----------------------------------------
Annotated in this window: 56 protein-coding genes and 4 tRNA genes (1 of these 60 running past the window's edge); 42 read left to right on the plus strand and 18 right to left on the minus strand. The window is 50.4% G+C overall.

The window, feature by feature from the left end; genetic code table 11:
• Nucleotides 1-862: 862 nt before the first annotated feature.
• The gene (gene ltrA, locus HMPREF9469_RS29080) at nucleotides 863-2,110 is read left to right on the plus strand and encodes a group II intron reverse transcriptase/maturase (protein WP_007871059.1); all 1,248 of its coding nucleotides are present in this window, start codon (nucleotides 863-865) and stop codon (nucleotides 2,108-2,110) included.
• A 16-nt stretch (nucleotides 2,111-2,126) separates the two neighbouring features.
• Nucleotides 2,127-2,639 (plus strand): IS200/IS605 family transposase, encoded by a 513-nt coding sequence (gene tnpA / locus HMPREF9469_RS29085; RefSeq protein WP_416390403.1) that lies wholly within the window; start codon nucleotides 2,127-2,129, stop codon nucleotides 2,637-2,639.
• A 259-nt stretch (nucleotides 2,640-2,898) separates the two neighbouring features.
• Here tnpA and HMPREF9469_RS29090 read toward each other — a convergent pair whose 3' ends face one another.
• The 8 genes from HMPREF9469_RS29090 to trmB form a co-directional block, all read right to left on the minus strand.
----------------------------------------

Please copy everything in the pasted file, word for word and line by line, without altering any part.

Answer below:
Annotated in this window: 56 protein-coding genes and 4 tRNA genes (1 of these 60 running past the window's edge); 42 read left to right on the plus strand and 18 right to left on the minus strand. The window is 50.4% G+C overall.

The window, feature by feature from the left end; genetic code table 11:
• Nucleotides 1-862: 862 nt before the first annotated feature.
• The gene (gene ltrA, locus HMPREF9469_RS29080) at nucleotides 863-2,110 is read left to right on the plus strand and encodes a group II intron reverse transcriptase/maturase (protein WP_007871059.1); all 1,248 of its coding nucleotides are present in this window, start codon (nucleotides 863-865) and stop codon (nucleotides 2,108-2,110) included.
• A 16-nt stretch (nucleotides 2,111-2,126) separates the two neighbouring features.
• Nucleotides 2,127-2,639 (plus strand): IS200/IS605 family transposase, encoded by a 513-nt coding sequence (gene tnpA / locus HMPREF9469_RS29085; RefSeq protein WP_416390403.1) that lies wholly within the window; start codon nucleotides 2,127-2,129, stop codon nucleotides 2,637-2,639.
• A 259-nt stretch (nucleotides 2,640-2,898) separates the two neighbouring features.
• Here tnpA and HMPREF9469_RS29090 read toward each other — a convergent pair whose 3' ends face one another.
• The 8 genes from HMPREF9469_RS29090 to trmB form a co-directional block, all read right to left on the minus strand.